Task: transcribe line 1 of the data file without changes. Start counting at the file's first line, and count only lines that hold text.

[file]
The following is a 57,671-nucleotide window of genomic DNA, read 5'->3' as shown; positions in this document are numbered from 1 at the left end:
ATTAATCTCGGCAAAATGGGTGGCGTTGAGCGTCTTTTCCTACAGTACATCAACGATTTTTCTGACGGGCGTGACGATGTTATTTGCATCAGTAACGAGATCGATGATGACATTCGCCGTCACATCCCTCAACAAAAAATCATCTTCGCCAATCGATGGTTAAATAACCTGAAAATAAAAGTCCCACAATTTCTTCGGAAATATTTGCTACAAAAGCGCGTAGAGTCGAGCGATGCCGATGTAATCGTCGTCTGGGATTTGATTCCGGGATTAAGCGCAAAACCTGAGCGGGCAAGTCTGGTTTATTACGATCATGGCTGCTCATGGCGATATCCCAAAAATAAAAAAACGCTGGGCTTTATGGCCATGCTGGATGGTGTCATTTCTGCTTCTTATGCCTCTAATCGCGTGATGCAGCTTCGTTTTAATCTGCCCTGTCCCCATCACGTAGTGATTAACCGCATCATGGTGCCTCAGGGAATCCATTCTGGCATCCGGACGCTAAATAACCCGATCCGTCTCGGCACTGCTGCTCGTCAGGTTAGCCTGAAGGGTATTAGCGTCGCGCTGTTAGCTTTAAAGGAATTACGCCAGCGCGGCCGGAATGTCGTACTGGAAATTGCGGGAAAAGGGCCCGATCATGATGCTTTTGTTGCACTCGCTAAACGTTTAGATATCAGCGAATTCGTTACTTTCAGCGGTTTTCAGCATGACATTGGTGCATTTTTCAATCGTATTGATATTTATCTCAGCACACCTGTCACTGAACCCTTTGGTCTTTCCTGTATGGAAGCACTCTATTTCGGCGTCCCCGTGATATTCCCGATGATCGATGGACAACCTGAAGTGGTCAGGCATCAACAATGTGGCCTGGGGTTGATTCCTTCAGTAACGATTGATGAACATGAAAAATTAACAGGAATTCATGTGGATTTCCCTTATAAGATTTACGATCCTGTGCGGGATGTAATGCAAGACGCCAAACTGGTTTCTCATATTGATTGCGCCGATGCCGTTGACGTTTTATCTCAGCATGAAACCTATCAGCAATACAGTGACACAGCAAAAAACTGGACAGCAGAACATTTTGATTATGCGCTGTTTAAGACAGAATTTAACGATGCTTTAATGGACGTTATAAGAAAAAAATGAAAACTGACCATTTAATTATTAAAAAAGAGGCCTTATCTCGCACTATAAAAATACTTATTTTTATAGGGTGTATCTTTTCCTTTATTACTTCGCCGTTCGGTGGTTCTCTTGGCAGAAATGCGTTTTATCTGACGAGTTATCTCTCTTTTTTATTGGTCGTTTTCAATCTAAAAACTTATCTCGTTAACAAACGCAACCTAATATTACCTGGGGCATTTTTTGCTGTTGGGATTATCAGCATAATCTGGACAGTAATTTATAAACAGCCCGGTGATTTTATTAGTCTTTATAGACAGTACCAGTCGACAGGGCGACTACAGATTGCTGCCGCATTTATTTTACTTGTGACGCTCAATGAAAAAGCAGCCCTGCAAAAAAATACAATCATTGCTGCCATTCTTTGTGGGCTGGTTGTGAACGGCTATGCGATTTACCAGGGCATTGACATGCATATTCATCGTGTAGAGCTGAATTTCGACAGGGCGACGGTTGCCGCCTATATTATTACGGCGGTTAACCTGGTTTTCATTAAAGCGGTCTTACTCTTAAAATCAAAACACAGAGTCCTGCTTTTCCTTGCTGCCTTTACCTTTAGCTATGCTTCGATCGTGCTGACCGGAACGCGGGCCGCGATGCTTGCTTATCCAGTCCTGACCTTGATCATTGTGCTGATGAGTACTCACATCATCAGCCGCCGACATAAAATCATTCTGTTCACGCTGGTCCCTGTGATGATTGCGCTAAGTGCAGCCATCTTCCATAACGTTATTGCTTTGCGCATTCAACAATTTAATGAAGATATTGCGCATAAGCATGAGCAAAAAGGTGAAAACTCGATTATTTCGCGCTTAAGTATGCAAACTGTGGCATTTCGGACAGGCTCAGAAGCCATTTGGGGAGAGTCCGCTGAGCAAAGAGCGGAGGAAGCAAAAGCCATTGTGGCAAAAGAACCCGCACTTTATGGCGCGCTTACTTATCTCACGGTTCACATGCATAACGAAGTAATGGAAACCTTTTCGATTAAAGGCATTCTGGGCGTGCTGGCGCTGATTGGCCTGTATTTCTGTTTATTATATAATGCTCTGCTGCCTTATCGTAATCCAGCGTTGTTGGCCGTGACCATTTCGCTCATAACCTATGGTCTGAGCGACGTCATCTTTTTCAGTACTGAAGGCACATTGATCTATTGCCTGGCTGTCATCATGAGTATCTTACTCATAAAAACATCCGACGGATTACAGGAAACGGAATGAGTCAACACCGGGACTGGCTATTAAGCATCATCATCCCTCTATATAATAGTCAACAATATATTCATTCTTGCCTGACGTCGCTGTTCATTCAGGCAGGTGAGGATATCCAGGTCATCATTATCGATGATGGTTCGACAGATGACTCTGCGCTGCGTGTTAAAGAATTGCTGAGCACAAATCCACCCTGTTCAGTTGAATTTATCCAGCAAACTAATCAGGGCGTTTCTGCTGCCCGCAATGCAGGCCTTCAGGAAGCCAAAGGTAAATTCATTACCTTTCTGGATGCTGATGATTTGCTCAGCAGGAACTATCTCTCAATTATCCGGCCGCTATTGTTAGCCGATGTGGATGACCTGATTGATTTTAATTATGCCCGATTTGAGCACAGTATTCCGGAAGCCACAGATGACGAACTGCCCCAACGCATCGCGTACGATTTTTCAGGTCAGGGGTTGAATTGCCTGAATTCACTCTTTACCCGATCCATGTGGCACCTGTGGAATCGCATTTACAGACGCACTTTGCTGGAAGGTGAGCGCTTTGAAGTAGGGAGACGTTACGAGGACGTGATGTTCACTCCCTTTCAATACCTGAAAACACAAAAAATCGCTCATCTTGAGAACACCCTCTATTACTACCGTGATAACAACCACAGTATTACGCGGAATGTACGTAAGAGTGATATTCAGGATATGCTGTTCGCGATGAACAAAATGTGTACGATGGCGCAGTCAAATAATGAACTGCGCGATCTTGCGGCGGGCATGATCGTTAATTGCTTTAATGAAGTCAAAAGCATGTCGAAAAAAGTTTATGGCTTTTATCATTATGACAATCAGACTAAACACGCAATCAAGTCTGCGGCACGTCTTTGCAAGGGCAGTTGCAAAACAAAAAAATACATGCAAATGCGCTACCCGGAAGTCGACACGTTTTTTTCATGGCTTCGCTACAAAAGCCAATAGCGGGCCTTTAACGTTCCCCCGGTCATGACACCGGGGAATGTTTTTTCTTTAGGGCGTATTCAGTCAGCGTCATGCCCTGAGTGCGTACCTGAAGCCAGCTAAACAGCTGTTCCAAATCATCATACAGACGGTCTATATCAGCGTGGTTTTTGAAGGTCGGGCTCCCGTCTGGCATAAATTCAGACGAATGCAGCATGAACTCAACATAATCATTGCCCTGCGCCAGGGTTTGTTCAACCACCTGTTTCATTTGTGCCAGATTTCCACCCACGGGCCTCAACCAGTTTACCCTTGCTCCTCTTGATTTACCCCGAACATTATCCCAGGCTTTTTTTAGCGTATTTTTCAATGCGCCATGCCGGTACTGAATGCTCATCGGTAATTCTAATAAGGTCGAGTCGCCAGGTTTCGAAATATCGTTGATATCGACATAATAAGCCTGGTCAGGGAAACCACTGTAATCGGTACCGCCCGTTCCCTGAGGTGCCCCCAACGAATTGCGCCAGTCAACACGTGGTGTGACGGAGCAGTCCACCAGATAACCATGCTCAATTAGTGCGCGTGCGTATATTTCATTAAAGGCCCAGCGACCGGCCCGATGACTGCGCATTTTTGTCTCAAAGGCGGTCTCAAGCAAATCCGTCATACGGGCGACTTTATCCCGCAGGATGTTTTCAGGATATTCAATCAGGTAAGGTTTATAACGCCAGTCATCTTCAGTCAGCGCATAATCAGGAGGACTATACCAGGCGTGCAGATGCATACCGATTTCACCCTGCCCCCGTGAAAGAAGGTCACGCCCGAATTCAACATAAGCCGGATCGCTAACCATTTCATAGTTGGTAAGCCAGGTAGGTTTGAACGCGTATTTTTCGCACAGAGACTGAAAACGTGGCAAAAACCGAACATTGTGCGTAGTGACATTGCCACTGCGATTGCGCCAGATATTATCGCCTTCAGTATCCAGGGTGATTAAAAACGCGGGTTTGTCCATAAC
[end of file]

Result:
The following is a 57,671-nucleotide window of genomic DNA, read 5'->3' as shown; positions in this document are numbered from 1 at the left end: